Updated: Apr 22, 2020
Toys can be a big problem. It’s loads of fun to give them to your children, and so nice when others do the same, but they end up everywhere. The odd thing is that the more toys a kid has, the more easily bored they become. I guess it’s the law of diminishing returns, or maybe it’s just a sense of overload that sets in when there are too many things to choose from.
I know for a fact that this wasn’t a problem a couple of generations ago. I recently asked my parents, who are part of the “greatest generation,’ what their Christmases were like. They described getting only one or two gifts–very modest–and only owning maybe a total of three toys. My father expressed disbelief and disgust at the way kids of today crash their toys together, throw them, knock them down, and then move on to the next without a thought. He took great care with his toys, because he had so few, and because he knew if one broke there would be no dash to the store to get another one.
There’s no going back to those times, but there are ways to help your child enjoy and appreciate his toys, and keep you from drowning in toy clutter as well.
When my kids were little we faced the toy glut like everyone else. We tried hinting to people to give simple toys or books rather than flashy plastic toys, but even so we had lots of clutter, and realized our kids didn’t even play with a fraction of the toys they had. We decided to give each child a toy box. We told them they should each choose ten toys. We would bag up the rest of them and put them in the attic until they wanted to play with them, or we could rotate through them.
The ten toys had to fit in the toy box. This made it easier for the kids to know what to do when told to put away their toys, helped them focus on fewer toys, and took care of a lot of the clutter. Don’t get me wrong–we still had normal clutter to deal with, but didn’t always feel as though we were wading through a sea of toys.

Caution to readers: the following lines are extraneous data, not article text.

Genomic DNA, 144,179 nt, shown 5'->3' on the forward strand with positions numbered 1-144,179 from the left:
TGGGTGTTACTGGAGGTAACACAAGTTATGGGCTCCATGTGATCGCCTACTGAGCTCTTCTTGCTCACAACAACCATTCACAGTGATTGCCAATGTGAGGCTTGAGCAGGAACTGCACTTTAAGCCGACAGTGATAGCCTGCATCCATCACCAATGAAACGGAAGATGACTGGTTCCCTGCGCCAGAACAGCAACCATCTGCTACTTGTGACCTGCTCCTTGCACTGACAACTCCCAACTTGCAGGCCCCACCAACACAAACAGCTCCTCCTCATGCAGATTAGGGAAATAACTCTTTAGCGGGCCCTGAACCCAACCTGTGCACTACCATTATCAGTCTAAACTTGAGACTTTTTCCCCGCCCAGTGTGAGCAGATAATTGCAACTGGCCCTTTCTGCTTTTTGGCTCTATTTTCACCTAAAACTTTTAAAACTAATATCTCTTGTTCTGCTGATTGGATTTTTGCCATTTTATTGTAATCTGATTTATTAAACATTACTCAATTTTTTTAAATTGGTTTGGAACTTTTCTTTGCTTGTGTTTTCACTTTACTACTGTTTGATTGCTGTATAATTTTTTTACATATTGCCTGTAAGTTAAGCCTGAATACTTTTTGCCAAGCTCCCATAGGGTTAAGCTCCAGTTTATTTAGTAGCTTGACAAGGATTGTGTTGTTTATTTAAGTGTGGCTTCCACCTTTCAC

After awhile, they grew out of a particular batch of toys, or Christmas/birthdays rolled around, and we got more toys. The system of choosing ten toys was fine, but we eventually found ourselves storing bags and bags of toys that hadn’t seen the light of day in years and I knew would never be played with again. I certainly didn’t want to have to sort through the toys of five children only to be accused of stealing toys, so I decided to have them do the sorting. I told them we’d have a garage sale, and they could keep the proceeds of any toy they sold.
They were thrilled with this idea, but the more I thought about it, the less I wanted to mess with a garage sale. I’ve never enjoyed such sales, either as a buyer or a seller, and knew I’d still be trying to figure out what to do with toys after the sale was over. What to do? I decided to buy the toys myself! For every trash bag of toys they were willing to gather, I would pay them $5. The toys would be donated to charity. It was worth it to me not to have to either gather and bag the toys or put on a garage sale! This worked very well, and I used this method several times over the years.
The third strategy I implemented was at Christmastime, the time of the greatest likelihood of massive toy influx. With five children the potential for toy overload at Christmas is huge. Here’s what I came up with. After seeing what they got for Christmas, the kids had to choose either to keep a new toy and remove an old one, or they could decide they’d rather keep an old one and put the newer one in a closet for future birthday gifts to others (or they could donate it to charity). Whichever they chose, they could only have ten “in use” toys, and as always, the chosen ten had to fit in the toy box.
So there you have it! With a few exceptions (perhaps a doll house or fort that’s bigger and used by all, and games) this is how we handled toys. To recap, the principles are these:
1. You can have no more than ten toys (per child) actively in use.
2. All ten toys must fit into the child’s personal toy box.
3. At Christmas, an even exchange must be made–if you keep a new toy, an old one must be recycled in one way or another.
This doesn’t solve everything, and you may think of other terrific ways of handling the toy situation, but this worked well for us, giving the kids more control over their world, having them evaluate how they used toys, and giving them the opportunity to earn money and/or donate to charity. And it certainly made my life easier!
Do you have some great ideas for dealing with toys? Please share them! I’d love to hear from you! You can reach me at firstname.lastname@example.org, or on facebook at parentcoachokc.
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